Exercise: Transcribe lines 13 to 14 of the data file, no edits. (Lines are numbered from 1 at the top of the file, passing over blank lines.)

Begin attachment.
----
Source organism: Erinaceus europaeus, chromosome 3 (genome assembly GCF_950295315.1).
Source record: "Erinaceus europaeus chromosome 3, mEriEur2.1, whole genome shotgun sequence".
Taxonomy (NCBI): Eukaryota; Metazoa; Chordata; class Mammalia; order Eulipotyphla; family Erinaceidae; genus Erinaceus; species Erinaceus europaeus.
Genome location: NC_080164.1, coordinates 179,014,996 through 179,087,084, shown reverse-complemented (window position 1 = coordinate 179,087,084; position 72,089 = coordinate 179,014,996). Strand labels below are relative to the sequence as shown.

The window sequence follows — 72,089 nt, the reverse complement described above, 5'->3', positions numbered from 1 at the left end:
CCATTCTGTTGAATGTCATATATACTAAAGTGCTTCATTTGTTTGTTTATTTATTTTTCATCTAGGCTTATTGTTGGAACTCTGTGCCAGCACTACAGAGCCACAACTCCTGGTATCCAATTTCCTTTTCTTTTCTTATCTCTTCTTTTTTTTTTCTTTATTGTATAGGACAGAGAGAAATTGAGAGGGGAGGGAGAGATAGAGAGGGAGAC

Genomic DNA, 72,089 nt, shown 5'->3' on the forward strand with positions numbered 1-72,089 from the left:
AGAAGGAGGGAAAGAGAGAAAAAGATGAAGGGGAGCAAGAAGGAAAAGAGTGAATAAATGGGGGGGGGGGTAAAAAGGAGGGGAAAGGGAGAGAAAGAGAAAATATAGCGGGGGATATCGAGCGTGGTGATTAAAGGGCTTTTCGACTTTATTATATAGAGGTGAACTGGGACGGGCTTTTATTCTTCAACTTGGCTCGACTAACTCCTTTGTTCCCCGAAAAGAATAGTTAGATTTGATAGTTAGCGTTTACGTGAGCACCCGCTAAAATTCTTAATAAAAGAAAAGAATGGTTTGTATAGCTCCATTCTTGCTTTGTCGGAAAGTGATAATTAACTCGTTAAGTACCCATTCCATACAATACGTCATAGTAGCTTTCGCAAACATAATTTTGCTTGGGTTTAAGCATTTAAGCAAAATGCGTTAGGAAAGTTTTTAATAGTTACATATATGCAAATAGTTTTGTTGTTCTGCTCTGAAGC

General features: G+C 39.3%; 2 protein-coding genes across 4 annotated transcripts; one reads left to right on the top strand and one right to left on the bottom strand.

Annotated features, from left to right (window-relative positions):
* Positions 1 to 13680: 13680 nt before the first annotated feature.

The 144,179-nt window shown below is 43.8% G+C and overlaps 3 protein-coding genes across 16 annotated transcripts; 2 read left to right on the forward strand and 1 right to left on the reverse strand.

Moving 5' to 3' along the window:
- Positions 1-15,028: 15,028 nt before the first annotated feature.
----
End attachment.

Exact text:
Moving 5' to 3' along the window:
- Positions 1-15,028: 15,028 nt before the first annotated feature.